Schultz mentioned First Tallahassee’s ministries to the homeless, refugees, those in crisis pregnancies, sex trafficking survivors, and those eligible for English as a second language classes.

“In all of that we’re trying to do what Jesus commands us to do, which is make disciples of all nations, to minister to people who need to hear the Gospel, whom God has brought to our front door and to our community. We’re also trying to do what Jesus commanded us to do and love our neighbor as ourselves,” Schultz said. “This bill in particular raises some troubling implications of what we might have to do and not be able to do in fulfilling those scriptural commandments.

“And in no way would I as a pastor want to have to tell my pastoral staff, or our deacons or our church members that there could be legal ramifications for ministering, for transporting people in need. And we’re called to love people not only with the Gospel, spiritually, but physically as well, and to help with issues like transportation, healthcare, financial assistance, and other things that could potentially be challenged by this bill.”

In addition to Southern Baptist pastors, webinar participants included Dale Schaeffer, district superintendent of the Florida District, Church of the Nazarene; Steve Gregg, associate pastor of Creekside Community Church, an Evangelical Free Church of America congregation in Gainesville; Gabriel Salguero, pastor of The Gathering Place, as Assemblies of God congregation in Orlando, and president of the National Latino Evangelical Coalition.

World Relief President and CEO Myal Greene moderated the panel, noting among many World Relief partners the Ethics & Religious Liberty Commission of the Southern Baptist Convention.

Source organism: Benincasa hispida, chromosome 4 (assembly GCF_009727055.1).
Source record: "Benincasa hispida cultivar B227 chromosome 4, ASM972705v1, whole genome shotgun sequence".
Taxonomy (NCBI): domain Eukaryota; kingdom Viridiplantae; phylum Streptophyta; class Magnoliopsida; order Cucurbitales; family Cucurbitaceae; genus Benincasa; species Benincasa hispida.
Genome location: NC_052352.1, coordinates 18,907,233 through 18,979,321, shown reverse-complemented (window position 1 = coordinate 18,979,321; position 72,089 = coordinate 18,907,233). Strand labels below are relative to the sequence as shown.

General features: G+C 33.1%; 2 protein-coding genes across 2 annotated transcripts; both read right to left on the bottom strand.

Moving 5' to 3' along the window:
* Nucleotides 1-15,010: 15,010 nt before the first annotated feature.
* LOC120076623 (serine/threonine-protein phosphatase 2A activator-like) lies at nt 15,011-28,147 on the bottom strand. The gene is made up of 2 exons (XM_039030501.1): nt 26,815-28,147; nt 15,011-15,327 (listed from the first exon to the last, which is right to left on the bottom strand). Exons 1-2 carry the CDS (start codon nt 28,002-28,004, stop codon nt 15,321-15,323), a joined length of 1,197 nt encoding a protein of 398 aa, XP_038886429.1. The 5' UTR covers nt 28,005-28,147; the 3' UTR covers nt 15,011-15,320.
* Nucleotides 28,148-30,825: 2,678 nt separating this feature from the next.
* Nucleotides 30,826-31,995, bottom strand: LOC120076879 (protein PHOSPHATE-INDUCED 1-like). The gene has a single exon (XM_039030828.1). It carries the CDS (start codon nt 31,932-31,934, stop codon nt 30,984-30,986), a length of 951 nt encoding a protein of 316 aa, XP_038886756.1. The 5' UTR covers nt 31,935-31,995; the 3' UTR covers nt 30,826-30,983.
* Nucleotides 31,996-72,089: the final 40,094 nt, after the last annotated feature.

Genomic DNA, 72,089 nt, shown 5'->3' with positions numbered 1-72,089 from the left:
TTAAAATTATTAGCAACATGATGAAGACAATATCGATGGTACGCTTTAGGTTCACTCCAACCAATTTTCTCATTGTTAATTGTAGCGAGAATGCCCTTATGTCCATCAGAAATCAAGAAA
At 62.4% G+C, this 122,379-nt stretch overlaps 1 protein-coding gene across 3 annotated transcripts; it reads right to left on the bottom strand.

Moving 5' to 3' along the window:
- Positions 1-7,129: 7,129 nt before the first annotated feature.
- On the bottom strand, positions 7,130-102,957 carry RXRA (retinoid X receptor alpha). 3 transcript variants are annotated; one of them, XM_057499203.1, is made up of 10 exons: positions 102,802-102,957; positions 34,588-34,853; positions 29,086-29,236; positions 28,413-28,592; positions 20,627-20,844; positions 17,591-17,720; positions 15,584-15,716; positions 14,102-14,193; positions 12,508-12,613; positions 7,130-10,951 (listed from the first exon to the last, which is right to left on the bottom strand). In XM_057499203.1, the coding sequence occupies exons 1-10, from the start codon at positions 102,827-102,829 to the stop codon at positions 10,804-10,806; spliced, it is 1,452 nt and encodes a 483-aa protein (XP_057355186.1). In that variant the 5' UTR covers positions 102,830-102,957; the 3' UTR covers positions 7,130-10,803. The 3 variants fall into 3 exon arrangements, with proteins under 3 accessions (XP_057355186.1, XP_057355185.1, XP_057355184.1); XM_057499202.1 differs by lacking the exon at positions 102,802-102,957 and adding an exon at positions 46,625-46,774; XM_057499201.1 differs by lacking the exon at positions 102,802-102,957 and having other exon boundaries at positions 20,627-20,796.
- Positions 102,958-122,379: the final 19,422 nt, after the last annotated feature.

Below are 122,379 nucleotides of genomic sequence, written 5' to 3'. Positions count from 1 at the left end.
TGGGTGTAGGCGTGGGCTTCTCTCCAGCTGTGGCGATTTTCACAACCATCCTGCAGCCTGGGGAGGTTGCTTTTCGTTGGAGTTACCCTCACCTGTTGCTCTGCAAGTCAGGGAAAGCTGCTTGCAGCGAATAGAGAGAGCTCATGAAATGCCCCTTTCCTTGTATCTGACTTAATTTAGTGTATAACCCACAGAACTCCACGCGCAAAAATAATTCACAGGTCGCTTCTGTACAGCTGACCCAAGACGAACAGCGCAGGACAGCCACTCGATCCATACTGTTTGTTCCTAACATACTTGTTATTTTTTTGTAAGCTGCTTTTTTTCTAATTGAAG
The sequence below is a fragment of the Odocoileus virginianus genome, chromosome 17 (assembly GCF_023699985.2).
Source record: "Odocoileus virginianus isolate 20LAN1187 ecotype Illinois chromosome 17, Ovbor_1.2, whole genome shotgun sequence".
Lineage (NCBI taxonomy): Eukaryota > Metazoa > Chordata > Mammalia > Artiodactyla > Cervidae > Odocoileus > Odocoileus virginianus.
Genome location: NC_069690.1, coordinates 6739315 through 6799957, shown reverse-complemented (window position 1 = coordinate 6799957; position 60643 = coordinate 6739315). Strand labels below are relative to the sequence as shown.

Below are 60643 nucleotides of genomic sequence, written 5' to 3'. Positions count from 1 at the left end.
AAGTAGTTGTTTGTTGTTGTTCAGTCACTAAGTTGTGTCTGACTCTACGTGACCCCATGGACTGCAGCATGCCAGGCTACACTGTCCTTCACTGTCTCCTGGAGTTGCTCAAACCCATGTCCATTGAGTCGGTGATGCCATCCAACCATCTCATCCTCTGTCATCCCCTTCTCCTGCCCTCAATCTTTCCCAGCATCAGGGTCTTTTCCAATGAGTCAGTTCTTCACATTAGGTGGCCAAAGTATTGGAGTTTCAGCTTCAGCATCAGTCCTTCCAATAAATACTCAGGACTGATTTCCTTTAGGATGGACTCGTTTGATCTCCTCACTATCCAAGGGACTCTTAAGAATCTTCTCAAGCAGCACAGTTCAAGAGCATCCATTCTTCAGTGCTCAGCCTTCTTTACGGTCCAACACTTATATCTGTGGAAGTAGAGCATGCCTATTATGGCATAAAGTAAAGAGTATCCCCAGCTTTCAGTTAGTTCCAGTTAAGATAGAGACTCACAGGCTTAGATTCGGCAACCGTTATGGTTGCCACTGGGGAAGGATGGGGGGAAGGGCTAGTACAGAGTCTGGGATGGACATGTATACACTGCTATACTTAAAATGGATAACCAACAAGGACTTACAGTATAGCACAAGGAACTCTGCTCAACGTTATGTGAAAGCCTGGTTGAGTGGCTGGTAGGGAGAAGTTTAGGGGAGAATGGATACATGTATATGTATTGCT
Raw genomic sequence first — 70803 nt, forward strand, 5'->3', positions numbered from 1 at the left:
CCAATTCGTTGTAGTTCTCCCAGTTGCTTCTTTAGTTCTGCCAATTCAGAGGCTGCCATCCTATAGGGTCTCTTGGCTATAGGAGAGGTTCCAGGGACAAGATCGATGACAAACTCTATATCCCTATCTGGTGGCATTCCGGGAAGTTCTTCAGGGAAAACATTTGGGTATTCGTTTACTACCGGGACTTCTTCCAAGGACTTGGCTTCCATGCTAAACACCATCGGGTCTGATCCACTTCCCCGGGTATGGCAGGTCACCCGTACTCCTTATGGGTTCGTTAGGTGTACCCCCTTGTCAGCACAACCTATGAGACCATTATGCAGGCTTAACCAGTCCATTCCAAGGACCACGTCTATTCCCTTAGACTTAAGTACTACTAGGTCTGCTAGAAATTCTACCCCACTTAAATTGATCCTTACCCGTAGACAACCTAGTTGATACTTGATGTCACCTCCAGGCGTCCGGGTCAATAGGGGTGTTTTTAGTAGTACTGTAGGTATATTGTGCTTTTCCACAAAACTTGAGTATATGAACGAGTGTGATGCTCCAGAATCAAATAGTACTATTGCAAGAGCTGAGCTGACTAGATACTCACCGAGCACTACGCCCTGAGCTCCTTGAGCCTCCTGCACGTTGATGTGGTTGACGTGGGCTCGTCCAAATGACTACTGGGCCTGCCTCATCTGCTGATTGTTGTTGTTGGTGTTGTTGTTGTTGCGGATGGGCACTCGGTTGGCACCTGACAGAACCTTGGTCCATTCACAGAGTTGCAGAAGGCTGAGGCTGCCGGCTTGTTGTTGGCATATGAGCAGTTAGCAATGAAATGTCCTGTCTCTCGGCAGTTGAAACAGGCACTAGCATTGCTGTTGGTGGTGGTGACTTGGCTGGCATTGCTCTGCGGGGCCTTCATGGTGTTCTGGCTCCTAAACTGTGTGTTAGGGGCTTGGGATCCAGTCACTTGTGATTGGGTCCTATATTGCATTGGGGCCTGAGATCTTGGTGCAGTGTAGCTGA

“As an organization guided by the principles of Scripture,” Greene said, “we’re committed to both serving and welcoming immigrants, including those without legal status who often are among the most vulnerable, while simultaneously respecting the law and the role of governing authorities that Scripture tells us God has established to maintain order.”

Pastors said if the bill becomes law, they’ll continue in ministry with certain safeguards, none of which would protect them from the law.

“Certainly we could have to consider and we would have to communicate,” Schultz said, “the possible legal ramifications of this bill. My hope is that we would continue to do what we’re doing to minister to all of those populations.”

Salguero agreed.

“We’re going to continue to do what Christ called us to do,” Salguero said. “We are the church, and our moral and pastoral commitment is to be His hands and feet. But we’d have to clearly communicate the possible legal ramifications to all those ministry volunteers and ministry people.”

DeSantis’ office has been made aware of objections to the bill, Salguero said, but no one on the call said they had spoken to the governor directly about the legislation. The bill is still in committee, according to the Legislature website.

DeSantis’ office did not respond to Baptist Press’ request for information by deadline.